The US Marines are by far the strictest branch of the military when it comes to formalities and appearance.

They have the strictest tattoo policies, the strictest clothing policies, and the strictest overall

You may see a Navy sailor with his hat cocked to the side.

navy sailor with his hat tilted to the side

Even though it’s technically against the rules, the Navy brass generally turns a blind eye to this sort of stuff.

This is not the case in the Marines…

Everything must be in complete order…every button in its right place, every medal or commendation listed in order, and everything squared away exactly how it’s intended to be.

If it isn’t, you’ll likely pay for it big time!

For some guys, especially those that need the sort of discipline to keep order in their life, this can actually be a good thing.

For others, it’s just a pain in the ass.

Con: “First To Fight”

When there’s a war, you’ll be the first one in.  Being a Marine can be very dangerous, especially during wartime.

Even though they are way smaller in size than the Army and Navy, the Marines suffer a disproportionately higher rate of combat casualties and deaths. (Source: fas.org)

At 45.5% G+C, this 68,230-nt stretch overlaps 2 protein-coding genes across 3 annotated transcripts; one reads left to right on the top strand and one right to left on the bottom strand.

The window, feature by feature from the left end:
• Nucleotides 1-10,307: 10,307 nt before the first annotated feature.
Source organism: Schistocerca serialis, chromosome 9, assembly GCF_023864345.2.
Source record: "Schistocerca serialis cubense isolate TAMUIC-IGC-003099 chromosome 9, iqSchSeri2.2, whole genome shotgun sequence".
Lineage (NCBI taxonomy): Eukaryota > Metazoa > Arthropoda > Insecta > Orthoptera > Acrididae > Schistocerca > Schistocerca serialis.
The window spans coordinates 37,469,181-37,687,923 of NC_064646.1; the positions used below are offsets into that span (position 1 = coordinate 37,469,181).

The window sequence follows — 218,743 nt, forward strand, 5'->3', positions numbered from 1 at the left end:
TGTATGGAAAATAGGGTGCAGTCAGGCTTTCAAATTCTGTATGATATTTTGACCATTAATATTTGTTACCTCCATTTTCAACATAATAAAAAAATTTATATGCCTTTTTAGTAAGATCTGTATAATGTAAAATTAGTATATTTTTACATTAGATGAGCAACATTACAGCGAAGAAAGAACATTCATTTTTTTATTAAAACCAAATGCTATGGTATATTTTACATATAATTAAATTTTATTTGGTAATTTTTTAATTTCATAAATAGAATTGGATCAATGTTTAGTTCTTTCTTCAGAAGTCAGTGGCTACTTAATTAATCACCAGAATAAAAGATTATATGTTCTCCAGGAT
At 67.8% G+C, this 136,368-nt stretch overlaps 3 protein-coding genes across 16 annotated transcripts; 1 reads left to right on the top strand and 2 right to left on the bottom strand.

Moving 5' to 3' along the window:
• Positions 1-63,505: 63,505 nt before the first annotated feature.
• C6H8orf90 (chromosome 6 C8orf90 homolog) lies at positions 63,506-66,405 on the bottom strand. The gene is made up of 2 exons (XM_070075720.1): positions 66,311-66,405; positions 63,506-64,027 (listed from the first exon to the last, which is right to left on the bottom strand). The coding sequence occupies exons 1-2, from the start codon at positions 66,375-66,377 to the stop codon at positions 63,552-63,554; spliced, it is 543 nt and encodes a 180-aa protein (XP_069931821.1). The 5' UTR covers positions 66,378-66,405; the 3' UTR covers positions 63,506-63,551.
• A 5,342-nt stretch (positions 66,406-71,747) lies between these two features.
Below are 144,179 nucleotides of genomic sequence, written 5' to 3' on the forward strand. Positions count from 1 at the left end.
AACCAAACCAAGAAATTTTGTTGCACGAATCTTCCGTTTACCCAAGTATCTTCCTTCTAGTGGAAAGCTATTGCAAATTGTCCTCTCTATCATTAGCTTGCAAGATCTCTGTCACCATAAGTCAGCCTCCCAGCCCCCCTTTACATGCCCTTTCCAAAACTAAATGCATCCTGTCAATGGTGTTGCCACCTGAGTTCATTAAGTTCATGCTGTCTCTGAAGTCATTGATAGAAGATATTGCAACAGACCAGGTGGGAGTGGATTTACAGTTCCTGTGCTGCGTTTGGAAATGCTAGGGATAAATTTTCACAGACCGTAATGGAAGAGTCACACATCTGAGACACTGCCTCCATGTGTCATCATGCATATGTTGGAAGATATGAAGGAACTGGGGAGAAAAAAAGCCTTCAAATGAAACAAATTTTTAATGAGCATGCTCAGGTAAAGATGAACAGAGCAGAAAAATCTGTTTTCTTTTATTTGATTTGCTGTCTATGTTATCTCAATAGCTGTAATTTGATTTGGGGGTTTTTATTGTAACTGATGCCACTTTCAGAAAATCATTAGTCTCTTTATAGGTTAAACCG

This of course can be attributed to the fact that Marines essentially “pave the way” for other larger forces that move in after the major fighting has been done.

A lot of guys join up with the Marines for that reason, not realizing that war isn’t exactly what they thought it would be.

If you don’t believe me, just watch this short 5 min. video showing recon Marines fighting Taliban soldiers in Afghanistan:

Con: Family Life Can Be Brutal

Being a US Marine means being deployed to hotspots around the world for long periods of time.

Even in peacetime, you can still count on being deployed to a place where you cant bring your family along with you.

Having a wife and kids at home is easy for some, and not so easy for others.

Related Article: 10 Benefits Of Being A Military Wife (and 5 Not-so god things)

It takes a very strong spouse to deal with the fact that you won’t be there for your kids first steps, first words, or first anything.

The Armed Forces have made tremendous strides in developing internet access for their soldiers, sailors, and airmen.

However, given the mission of the Marine Corps, there’s a good chance that you won’t be anywhere near an internet connection.

That means no Skype, no emails, and no internet chatting.

Some of the other branches of the military, particularly the Air Force, do not have this problem.

Con:  Lack Of Job Opportunities After Service